It’s been ten years since I started coding. I’ve always wanted to stay in the steep acceleration part of the learning curve. When I look back, I recognized that learning the technical part was simpler than all the other things. After the realization, I wanted to write the lessons I learned from my mistakes. Some of them are life-lessons, but all of them apply to the software development world.
1. The team is the most valuable thing at work
From university through the company projects, the team is the crucial part. I’ve seen a lot of projects failed, postponed, or delayed because of the bad team organization. When there is good interaction in the team, the technical side runs smoothly. Clear communication brings openness and intelligibility.
2. Perspective is the key
Think in as many aspects as you can. When you are not happy with some situation, try to approach from another angle. If you’re not satisfied with the company’s decision, try to emphasize and approach from the managers’ view. When you’re having problems with your teammates, put yourself in their shoes. Analyze their needs. Ask yourself, “Why does this person want this?”
3. The software development game is all about trade-offs
There is no such thing as perfect. Whatever the system you’re developing, you’ll face dilemmas. Analyze all possible views. Choose the ones you can surrender. But never go without considering them. Try to find the ideal way.
When you love the solution, you usually try to apply it to unsuitable problems. But when you love the problem, you become open-minded to any resolution.
You cannot learn from your mistakes unless there is a clear indication that it’s a mistake. So, it would be best if you had feedback. Ask for it and be specific. General questions bring broad answers. Use open questions instead of closed ones. Ask, “How do I deal with criticism?” instead of asking, “Do you think I accept criticism?” It challenges others to think intensely. If you choose the second approach, you’ll get “Yes/No” and miss the factual thought. People prefer to be lazy, nudge them to think more.
6. Criticize the work, not the person
When you focus on the person, you will face defense. Your criticism will never reach its destination. Therefore, concentrate on the work. Abstract your thoughts and steer them towards the job, behavior, situation, etc., not to the person.
7. Pick your battles wisely
You will not be able to win all the fights. There are places where you have to sacrifice. Also, if you fight for everything, you’ll not get your work done. So, choose the battles which you truly believe it has greater importance or has a greater chance of success.
8. Compete with yourself, not with other people
“When you want to compete against everyone else, no one wants to help you. But when you compete against yourself, everyone wants to help you.” - Simon Sinek, Start With Why
9. Be humble and share your knowledge as much as you can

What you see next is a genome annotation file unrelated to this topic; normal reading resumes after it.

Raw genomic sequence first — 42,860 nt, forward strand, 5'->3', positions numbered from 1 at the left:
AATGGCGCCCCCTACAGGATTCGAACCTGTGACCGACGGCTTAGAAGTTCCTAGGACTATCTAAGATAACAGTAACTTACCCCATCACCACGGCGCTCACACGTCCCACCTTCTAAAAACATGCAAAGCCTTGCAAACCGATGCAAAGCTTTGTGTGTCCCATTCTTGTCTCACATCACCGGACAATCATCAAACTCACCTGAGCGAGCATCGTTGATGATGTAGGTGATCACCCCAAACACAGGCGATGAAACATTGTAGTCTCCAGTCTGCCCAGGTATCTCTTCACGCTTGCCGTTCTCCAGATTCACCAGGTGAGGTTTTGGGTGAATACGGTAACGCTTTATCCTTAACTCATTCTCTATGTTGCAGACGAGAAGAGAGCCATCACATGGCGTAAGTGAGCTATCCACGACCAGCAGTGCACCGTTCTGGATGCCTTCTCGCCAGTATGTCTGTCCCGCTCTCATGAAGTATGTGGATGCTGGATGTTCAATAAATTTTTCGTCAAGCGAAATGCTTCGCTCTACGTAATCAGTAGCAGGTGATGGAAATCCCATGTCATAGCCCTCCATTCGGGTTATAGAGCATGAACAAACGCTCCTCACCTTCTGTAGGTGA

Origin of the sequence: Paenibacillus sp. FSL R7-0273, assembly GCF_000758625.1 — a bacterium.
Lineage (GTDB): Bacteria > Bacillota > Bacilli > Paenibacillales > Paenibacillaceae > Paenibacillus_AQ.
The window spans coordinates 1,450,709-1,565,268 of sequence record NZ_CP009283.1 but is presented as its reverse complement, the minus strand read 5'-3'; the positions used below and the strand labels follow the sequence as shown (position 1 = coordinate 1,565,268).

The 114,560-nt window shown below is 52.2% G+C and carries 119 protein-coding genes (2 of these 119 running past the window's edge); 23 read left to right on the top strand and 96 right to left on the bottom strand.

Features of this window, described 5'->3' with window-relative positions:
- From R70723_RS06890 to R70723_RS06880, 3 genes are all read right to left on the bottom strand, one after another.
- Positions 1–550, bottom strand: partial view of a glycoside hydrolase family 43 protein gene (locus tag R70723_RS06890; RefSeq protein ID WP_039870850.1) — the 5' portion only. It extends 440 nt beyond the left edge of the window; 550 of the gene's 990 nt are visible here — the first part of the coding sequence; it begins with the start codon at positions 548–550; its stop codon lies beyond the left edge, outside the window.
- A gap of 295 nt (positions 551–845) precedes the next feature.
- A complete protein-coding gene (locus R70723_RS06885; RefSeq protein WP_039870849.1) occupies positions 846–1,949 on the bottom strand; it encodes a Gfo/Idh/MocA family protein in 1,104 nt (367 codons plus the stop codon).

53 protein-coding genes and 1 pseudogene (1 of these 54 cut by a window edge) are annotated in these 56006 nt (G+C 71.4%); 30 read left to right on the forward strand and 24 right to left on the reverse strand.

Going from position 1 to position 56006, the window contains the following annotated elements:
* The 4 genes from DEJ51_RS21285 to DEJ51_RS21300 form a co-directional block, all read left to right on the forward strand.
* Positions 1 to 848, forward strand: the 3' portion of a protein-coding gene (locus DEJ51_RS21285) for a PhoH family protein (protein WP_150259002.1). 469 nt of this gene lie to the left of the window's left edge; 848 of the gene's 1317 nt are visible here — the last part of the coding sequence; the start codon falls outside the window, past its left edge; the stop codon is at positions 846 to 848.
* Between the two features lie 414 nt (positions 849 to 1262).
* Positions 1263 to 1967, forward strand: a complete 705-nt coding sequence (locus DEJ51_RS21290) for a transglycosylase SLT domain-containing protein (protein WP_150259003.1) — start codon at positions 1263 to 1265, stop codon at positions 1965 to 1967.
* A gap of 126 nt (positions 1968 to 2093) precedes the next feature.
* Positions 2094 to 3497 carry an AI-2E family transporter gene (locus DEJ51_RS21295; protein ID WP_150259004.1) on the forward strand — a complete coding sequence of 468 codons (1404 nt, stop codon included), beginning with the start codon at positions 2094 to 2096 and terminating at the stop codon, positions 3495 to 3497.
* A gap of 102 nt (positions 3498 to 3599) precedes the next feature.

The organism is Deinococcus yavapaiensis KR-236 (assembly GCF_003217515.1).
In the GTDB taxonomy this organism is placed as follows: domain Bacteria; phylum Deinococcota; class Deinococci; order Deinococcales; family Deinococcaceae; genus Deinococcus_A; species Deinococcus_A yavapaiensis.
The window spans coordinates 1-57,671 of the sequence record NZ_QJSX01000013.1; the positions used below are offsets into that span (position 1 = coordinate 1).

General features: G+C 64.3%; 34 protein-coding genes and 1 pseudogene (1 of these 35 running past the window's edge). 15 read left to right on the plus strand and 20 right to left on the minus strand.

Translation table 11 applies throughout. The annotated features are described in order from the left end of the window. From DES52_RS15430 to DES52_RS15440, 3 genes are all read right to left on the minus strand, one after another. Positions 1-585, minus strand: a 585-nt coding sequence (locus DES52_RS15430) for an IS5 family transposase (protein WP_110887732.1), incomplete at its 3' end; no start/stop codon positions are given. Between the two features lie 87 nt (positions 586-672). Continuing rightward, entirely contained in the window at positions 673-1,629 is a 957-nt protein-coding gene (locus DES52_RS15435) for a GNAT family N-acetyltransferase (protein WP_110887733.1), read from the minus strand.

Create different mediums to share your knowledge. If you have no space for sharing, initiate one. It can be a new Slack channel, weekly meeting, company-wide monthly event, etc. Build a community around knowledge sharing. While sharing wisdom, be humble, and do it for other people’s good. Don’t brag. Develop collective knowledge. It is way better than individual knowledge.
10. Don’t assume, always ask and confirm
People are different. They come from different backgrounds, cultures, and families. Everyone has a different communication characteristic. Don’t pretend to look like you understand them. Develop empathy. Don’t assume on behalf of other people. Assuming is one of the mistakes everyone does. When you assume, you are never sure. Always ask your colleagues what they mean. Afterward, repeat what you heard to them. It is the best tactic and works like magic. Every small miscommunication will disappear.
11. Always go with the truth even if you’re alone, and the road is full of pain and fear
While developing software, we also fall into the trap of doing workarounds. We try to cheat from time to time to find the quickest way. Especially laws and licenses are easy to cheat. And we think that no one can find out. I can assure you that someone will eventually find out. It will cost you more than the effort you spend now. So, follow the laws and ethics first, you won’t need to apologize or pay a huge cost.
12. Balance your work
Don’t overwork. Even if you have overtime compensation (which is rare), limit your working hours. Don’t do overtime. Your productivity starts suffering after consecutive overtimes. It’s okay to do in urgent cases for a couple of days. But the longer you work, the worse it gets. Take long breaks. Take bulk vacations if you can. It will help to switch your focus away from work and help to slow down. A minimum of two weeks of vacation will do. During the vacation, turn off everything related to your work.
13. The more you care, the more you have cared
When you care about people, you’ll build robust relationships. If people feel that you care about them, they will be open and share more with you. After a while, you will realize that they also start to care about you.
14. Always be nice and mean it
Don’t pretend, be a nice person. Don’t be a jerk.
What you’ve learned during the last 2-5-10 years? Send me a tweet!